Behance is an online platform for showcasing creative work and inspiration. Although it’s primarily used by photographers, graphic designers and art directors, it shouldn’t be overlooked by video pros. There’s a section specifically dedicated to Motion Designers.

As someone who’s personally employed talent I’ve found through Behance, I can attest that it’s a valuable resource for increasing the visibility of your professional work. Add your website and social network pages to your Behance profile so others can easily contact and follow you.


Variety 411

Variety, the weekly entertainment trade magazine, also has a web directory of film and video production companies. The majority of Variety411 is geared toward the high-end film and TV business (not a lot of corporate video here) – with a bent toward LA and NYC markets. There is a cost associated with being listed.

Every major company type in the US film/video/TV business is represented, including equipment and stage rentals.


50 Grove

You may be familiar with Wistia, an online video hosting and analytics company, but you may not know they also have an online database of professional video companies – 50Grove. The company listings can be sorted by types of video (testimonial, product, training, etc), as well as average production cost.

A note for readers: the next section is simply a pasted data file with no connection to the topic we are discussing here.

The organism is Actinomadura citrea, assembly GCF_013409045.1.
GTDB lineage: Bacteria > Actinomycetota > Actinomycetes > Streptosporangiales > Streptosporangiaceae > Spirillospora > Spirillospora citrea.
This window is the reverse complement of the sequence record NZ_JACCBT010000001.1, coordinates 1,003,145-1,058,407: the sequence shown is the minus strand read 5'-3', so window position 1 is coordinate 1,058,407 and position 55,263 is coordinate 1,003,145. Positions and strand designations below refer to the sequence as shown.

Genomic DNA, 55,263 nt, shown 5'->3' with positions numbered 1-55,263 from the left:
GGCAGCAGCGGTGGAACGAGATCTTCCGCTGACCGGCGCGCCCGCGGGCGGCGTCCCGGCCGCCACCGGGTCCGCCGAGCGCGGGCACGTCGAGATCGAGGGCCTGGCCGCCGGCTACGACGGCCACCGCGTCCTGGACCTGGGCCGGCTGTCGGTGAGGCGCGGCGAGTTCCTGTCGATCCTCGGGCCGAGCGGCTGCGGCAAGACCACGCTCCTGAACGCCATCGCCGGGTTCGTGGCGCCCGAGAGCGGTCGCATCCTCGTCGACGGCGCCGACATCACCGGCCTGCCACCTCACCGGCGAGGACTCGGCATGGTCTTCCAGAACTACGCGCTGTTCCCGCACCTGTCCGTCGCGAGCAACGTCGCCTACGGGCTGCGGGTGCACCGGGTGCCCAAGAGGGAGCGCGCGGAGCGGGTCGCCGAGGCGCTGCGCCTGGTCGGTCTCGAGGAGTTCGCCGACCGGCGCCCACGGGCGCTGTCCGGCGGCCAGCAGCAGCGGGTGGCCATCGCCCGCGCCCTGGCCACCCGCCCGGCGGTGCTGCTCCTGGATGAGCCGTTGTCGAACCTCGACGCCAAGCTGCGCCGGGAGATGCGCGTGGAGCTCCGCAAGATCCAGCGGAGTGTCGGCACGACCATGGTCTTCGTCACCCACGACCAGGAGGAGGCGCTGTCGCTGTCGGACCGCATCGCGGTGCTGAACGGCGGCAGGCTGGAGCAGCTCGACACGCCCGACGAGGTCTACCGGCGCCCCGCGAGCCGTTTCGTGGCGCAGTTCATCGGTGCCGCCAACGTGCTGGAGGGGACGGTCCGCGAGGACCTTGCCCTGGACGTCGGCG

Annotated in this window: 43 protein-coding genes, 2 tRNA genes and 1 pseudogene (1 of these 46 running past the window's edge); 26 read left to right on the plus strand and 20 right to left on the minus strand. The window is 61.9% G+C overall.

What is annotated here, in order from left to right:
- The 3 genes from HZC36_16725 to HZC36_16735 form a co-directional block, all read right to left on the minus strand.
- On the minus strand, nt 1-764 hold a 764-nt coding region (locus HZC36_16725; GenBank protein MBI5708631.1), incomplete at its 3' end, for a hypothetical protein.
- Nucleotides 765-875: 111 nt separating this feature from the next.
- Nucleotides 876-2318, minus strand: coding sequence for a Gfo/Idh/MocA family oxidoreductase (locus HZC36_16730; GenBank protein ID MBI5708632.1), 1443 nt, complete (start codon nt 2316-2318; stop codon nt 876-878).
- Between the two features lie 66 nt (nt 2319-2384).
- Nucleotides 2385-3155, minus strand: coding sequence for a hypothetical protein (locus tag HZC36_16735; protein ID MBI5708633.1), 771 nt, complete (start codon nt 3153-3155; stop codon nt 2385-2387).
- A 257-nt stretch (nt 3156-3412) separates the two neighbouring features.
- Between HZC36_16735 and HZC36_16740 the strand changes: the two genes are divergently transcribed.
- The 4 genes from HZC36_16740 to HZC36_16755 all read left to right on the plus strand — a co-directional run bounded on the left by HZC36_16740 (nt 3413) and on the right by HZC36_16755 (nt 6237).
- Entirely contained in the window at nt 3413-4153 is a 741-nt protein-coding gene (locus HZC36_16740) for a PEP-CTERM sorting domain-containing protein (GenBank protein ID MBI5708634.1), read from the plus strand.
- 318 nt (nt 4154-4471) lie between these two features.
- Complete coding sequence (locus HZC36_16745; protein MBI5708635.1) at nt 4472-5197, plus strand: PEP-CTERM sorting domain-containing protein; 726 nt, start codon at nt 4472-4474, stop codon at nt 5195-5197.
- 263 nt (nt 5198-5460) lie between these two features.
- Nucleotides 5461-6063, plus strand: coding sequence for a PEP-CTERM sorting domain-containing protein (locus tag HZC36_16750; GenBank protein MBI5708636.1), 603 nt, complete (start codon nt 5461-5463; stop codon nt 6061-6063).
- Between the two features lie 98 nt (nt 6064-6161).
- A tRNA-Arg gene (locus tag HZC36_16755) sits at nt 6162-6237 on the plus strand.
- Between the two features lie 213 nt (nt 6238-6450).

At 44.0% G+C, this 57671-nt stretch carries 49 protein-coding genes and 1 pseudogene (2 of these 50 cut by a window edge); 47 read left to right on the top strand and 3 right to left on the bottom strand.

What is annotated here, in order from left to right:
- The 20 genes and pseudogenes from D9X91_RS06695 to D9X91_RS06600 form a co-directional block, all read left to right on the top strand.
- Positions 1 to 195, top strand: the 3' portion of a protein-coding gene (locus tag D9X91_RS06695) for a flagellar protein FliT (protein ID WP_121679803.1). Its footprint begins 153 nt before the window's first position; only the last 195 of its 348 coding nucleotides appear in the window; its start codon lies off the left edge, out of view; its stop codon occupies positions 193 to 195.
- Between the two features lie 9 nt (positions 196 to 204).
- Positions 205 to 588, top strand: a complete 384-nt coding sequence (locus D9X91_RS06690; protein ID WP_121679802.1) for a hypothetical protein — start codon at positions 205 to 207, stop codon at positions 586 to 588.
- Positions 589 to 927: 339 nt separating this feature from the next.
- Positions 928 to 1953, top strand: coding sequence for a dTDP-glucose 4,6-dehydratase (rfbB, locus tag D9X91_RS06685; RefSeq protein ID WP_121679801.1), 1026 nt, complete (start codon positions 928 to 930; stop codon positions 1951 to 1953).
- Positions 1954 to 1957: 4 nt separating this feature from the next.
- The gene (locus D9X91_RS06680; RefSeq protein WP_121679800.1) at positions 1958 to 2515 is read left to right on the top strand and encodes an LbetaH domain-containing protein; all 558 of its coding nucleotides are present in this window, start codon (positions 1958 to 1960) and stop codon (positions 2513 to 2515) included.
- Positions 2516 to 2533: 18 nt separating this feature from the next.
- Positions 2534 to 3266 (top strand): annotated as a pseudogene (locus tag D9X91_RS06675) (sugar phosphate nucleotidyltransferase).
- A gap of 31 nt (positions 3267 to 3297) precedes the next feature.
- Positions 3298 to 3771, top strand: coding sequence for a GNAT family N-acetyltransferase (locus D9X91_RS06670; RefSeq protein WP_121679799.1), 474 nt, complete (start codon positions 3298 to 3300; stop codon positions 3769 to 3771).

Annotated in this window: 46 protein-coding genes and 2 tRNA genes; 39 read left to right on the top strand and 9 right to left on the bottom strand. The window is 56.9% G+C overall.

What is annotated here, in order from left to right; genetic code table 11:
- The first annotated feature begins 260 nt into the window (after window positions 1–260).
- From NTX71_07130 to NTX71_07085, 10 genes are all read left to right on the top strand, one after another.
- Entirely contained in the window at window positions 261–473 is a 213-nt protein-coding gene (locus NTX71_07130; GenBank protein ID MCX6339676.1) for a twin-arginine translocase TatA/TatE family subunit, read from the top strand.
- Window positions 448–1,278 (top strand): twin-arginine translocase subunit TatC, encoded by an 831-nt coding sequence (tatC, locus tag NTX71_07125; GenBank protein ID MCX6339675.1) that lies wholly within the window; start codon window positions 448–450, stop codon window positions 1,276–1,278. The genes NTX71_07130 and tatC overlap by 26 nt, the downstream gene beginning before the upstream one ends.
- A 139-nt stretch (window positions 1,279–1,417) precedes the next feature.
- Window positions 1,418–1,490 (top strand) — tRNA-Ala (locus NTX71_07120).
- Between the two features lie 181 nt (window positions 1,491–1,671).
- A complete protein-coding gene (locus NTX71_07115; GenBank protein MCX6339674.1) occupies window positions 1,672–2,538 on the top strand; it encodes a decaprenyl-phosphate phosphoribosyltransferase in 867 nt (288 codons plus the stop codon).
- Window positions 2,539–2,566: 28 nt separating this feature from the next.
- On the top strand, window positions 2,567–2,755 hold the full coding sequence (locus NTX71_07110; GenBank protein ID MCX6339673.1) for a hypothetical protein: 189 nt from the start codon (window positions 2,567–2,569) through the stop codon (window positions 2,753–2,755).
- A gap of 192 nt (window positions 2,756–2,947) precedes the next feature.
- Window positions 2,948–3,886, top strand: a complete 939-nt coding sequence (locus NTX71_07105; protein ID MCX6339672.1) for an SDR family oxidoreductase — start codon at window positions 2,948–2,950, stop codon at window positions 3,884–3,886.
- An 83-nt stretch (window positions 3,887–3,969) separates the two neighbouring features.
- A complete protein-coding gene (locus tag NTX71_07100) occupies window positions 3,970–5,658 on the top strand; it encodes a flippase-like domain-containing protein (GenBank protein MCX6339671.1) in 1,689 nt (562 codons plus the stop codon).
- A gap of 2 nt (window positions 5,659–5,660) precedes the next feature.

Keep an eye on this one – 50Grove is invite only but at this time they don’t appear to be actively adding new listings.

Local Film Commissions & Directories

The ‘net is full of databases of geo-targeted film and video production company lists and resources. It’d be worthwhile to do a quick web search to see if there are any local company directories for your state/city. We’ve pulled a few and included them here…

Reel Directory – Northern California

NW Production Index – Pacific Northwest

Utah Film Commission

Tennessee Film, Entertainment and Music Commission

Georgia Film and TV Sourcebook

New York Production Guide